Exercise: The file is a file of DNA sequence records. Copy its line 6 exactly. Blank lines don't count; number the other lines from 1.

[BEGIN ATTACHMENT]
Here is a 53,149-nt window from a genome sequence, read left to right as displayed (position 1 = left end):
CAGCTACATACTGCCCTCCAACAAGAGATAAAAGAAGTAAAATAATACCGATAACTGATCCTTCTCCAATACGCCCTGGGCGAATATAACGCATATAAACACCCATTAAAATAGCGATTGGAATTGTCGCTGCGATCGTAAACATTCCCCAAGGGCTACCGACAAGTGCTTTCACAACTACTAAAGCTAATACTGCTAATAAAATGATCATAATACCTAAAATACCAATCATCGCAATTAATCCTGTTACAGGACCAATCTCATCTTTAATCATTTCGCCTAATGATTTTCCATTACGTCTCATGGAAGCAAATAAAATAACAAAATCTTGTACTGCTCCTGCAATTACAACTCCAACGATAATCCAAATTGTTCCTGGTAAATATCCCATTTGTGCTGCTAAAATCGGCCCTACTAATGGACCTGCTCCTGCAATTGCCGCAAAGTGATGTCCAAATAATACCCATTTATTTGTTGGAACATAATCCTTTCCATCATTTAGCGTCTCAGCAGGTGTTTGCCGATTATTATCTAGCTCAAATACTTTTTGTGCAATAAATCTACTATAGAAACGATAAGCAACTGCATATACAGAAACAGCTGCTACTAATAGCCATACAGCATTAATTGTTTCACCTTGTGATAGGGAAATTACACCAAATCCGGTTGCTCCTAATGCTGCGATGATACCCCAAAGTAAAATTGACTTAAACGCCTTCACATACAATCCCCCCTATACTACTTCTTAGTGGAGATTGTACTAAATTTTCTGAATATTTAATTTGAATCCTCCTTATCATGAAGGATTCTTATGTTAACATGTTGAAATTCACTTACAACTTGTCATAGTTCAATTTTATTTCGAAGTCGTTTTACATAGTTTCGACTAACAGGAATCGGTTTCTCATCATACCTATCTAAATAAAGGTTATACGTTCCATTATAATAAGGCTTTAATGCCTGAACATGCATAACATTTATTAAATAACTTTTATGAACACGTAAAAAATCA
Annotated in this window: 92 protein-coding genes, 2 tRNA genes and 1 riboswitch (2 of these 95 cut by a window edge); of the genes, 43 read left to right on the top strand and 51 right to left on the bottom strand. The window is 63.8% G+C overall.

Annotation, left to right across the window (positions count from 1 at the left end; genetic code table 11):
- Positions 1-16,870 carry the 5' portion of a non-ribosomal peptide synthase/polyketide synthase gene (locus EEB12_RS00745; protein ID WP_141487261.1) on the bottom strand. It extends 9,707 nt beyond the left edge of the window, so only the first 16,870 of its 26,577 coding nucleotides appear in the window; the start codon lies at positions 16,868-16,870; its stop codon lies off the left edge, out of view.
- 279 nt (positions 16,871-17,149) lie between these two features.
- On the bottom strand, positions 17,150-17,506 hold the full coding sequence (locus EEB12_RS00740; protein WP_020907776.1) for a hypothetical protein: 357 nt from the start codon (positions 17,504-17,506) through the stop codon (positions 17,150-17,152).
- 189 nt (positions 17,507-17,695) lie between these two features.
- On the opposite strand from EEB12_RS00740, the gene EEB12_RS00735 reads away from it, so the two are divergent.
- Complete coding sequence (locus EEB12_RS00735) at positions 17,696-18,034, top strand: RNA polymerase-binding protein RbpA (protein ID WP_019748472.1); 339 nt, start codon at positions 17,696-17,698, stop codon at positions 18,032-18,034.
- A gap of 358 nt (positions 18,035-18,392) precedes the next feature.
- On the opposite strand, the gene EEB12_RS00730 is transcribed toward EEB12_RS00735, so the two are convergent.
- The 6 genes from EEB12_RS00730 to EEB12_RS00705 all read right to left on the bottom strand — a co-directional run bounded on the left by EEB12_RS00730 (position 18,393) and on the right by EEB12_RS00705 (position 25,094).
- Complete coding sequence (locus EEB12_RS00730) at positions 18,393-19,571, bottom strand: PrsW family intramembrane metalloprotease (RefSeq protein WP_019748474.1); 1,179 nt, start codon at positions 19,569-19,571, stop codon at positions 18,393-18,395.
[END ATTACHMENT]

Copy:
- 279 nt (positions 16,871-17,149) lie between these two features.